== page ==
MMC Hague Mini Motion-cam Stabilizer sent me over their new product “MMC Hague Mini Motion-cam Stabilizer“, an affordable steadycam for small, consumer, camcorders. The low price and ease of configuration has created a pretty enthusiastic following over at HV20’s forum.

The MMC Hague steadycam is very light and it consists of a modern design similar to this of the Merlin (a steadycam that sells for over $500). You mount the camera on top and then you adjust the weight on the bottom: There are 8 big weights and 2 small ones (and you can purchase more if you like). When you find a good balancing point for the camera, and you use the right amount of weights, you can adjust the position of the bottom weights left or right, in order to balance the whole thing. For example, because the HV20 is pretty heavy on its right side, you can slightly turn the bottom weights towards the left, in order to balance everything out. The MMC Hague can support up to 0.8kg of camera weight, however many users have “overclocked” their configuration by adding heavy wide-angle lenses and microphones, without much problem. In fact, in some cases adding all that weight helped achieving better balancing.

The product sounds too good to be true at this price, and in fact it is. The MMC Hague tends to swing left or right way too easily — a problem highlighted by many on the HV20 forums too. Some say that by either adding some weight on the left side of the camcorder (e.g. some heavy tape on the back of the open LCD screen), or by using different weights, it minimizes the problem. The left/right problem is pretty apparent though, and my (very good in physics) husband claims that the real problem is the friction in the ball-type gimble, just above the handle. He insists that if a plain metal cone was used instead – to have as small of a contact patch as possible– the left/right turning problem would be less apparent. Additionally, there is no “quick release” ability, so you will need to use a marker to mark the exact position you need to attach the camera each time.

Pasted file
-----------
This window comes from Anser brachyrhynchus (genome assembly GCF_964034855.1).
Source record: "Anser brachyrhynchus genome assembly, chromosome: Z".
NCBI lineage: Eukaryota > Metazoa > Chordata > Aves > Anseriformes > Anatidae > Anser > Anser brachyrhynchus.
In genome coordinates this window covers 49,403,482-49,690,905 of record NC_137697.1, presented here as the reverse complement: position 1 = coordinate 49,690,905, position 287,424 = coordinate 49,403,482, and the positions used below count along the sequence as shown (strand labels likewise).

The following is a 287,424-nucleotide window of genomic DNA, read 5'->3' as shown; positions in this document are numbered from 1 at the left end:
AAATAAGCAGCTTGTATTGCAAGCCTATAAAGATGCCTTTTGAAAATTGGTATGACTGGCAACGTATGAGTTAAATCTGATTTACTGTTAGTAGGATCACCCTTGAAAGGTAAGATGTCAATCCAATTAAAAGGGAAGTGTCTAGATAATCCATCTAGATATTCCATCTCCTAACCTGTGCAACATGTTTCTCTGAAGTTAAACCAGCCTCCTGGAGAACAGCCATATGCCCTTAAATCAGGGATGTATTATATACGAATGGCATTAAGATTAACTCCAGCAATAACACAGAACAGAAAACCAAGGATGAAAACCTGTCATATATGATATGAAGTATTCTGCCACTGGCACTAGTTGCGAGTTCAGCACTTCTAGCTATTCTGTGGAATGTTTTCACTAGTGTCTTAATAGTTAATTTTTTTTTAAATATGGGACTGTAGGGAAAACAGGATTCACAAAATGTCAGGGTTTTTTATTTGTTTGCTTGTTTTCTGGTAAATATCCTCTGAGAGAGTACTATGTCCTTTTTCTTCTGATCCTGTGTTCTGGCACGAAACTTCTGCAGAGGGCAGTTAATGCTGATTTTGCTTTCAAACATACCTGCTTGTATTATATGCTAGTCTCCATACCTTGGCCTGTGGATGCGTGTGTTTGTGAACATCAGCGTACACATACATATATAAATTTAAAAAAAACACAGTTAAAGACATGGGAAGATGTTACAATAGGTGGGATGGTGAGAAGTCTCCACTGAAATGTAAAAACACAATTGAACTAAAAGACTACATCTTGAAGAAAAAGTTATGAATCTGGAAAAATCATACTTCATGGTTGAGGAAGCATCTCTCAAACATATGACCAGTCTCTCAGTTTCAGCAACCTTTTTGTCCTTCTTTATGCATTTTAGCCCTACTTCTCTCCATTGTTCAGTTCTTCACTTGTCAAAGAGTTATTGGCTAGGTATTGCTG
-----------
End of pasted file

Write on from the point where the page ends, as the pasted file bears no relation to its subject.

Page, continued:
Nevertheless, with enough time to configure the product correctly, and also by training your arm to not move while operating the steadycam, you can still achieve a pretty good result. I found that the steadycam, when operated carefully, can offer some pretty convincing short dolly-like shots, pans and walking. It’s very useful to have a steadycam especially when the terrain is not smooth, and a dolly is not possible. Check other people’s MMC Hague’s videos here for more examples and configurations.

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